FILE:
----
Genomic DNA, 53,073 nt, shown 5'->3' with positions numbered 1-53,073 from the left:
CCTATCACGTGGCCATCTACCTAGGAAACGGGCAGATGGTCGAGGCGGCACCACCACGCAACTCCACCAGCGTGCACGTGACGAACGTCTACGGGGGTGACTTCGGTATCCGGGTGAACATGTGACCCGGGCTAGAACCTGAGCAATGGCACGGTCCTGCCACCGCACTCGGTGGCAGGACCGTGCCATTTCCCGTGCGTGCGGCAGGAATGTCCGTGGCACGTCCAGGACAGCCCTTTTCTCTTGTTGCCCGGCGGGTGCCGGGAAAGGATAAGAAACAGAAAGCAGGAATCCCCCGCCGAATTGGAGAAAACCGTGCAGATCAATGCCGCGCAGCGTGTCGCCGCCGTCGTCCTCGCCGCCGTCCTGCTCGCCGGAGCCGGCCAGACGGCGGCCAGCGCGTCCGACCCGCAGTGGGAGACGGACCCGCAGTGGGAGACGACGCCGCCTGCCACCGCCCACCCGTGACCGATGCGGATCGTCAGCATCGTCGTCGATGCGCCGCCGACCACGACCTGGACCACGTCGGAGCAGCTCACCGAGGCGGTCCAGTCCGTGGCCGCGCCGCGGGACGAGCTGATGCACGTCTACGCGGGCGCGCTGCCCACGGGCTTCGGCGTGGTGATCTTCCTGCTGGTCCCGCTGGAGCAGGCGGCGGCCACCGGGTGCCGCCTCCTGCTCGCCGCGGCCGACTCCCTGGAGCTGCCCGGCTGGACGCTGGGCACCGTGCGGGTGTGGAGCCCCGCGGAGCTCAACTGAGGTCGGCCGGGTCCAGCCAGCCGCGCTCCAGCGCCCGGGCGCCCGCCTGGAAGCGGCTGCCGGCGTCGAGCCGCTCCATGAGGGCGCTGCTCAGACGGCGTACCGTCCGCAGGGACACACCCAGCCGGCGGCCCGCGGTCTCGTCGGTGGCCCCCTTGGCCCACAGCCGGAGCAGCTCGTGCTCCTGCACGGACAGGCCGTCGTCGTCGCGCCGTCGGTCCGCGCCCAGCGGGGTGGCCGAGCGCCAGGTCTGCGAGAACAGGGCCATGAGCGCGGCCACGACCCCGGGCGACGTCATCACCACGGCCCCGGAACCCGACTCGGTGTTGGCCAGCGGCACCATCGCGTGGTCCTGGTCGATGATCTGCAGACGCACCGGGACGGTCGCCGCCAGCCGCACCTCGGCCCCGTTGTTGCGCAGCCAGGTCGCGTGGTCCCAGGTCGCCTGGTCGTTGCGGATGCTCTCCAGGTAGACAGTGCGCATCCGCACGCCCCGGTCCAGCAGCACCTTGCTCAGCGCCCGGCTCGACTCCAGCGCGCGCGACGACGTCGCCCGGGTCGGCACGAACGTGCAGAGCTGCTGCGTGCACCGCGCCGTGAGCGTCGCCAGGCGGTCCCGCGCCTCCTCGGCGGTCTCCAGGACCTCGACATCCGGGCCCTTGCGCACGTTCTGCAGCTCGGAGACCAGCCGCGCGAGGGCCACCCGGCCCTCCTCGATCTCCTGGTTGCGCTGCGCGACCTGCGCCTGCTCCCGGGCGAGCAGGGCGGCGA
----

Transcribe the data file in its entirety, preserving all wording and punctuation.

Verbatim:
Genomic DNA, 53,073 nt, shown 5'->3' with positions numbered 1-53,073 from the left:
CCTATCACGTGGCCATCTACCTAGGAAACGGGCAGATGGTCGAGGCGGCACCACCACGCAACTCCACCAGCGTGCACGTGACGAACGTCTACGGGGGTGACTTCGGTATCCGGGTGAACATGTGACCCGGGCTAGAACCTGAGCAATGGCACGGTCCTGCCACCGCACTCGGTGGCAGGACCGTGCCATTTCCCGTGCGTGCGGCAGGAATGTCCGTGGCACGTCCAGGACAGCCCTTTTCTCTTGTTGCCCGGCGGGTGCCGGGAAAGGATAAGAAACAGAAAGCAGGAATCCCCCGCCGAATTGGAGAAAACCGTGCAGATCAATGCCGCGCAGCGTGTCGCCGCCGTCGTCCTCGCCGCCGTCCTGCTCGCCGGAGCCGGCCAGACGGCGGCCAGCGCGTCCGACCCGCAGTGGGAGACGGACCCGCAGTGGGAGACGACGCCGCCTGCCACCGCCCACCCGTGACCGATGCGGATCGTCAGCATCGTCGTCGATGCGCCGCCGACCACGACCTGGACCACGTCGGAGCAGCTCACCGAGGCGGTCCAGTCCGTGGCCGCGCCGCGGGACGAGCTGATGCACGTCTACGCGGGCGCGCTGCCCACGGGCTTCGGCGTGGTGATCTTCCTGCTGGTCCCGCTGGAGCAGGCGGCGGCCACCGGGTGCCGCCTCCTGCTCGCCGCGGCCGACTCCCTGGAGCTGCCCGGCTGGACGCTGGGCACCGTGCGGGTGTGGAGCCCCGCGGAGCTCAACTGAGGTCGGCCGGGTCCAGCCAGCCGCGCTCCAGCGCCCGGGCGCCCGCCTGGAAGCGGCTGCCGGCGTCGAGCCGCTCCATGAGGGCGCTGCTCAGACGGCGTACCGTCCGCAGGGACACACCCAGCCGGCGGCCCGCGGTCTCGTCGGTGGCCCCCTTGGCCCACAGCCGGAGCAGCTCGTGCTCCTGCACGGACAGGCCGTCGTCGTCGCGCCGTCGGTCCGCGCCCAGCGGGGTGGCCGAGCGCCAGGTCTGCGAGAACAGGGCCATGAGCGCGGCCACGACCCCGGGCGACGTCATCACCACGGCCCCGGAACCCGACTCGGTGTTGGCCAGCGGCACCATCGCGTGGTCCTGGTCGATGATCTGCAGACGCACCGGGACGGTCGCCGCCAGCCGCACCTCGGCCCCGTTGTTGCGCAGCCAGGTCGCGTGGTCCCAGGTCGCCTGGTCGTTGCGGATGCTCTCCAGGTAGACAGTGCGCATCCGCACGCCCCGGTCCAGCAGCACCTTGCTCAGCGCCCGGCTCGACTCCAGCGCGCGCGACGACGTCGCCCGGGTCGGCACGAACGTGCAGAGCTGCTGCGTGCACCGCGCCGTGAGCGTCGCCAGGCGGTCCCGCGCCTCCTCGGCGGTCTCCAGGACCTCGACATCCGGGCCCTTGCGCACGTTCTGCAGCTCGGAGACCAGCCGCGCGAGGGCCACCCGGCCCTCCTCGATCTCCTGGTTGCGCTGCGCGACCTGCGCCTGCTCCCGGGCGAGCAGGGCGGCGA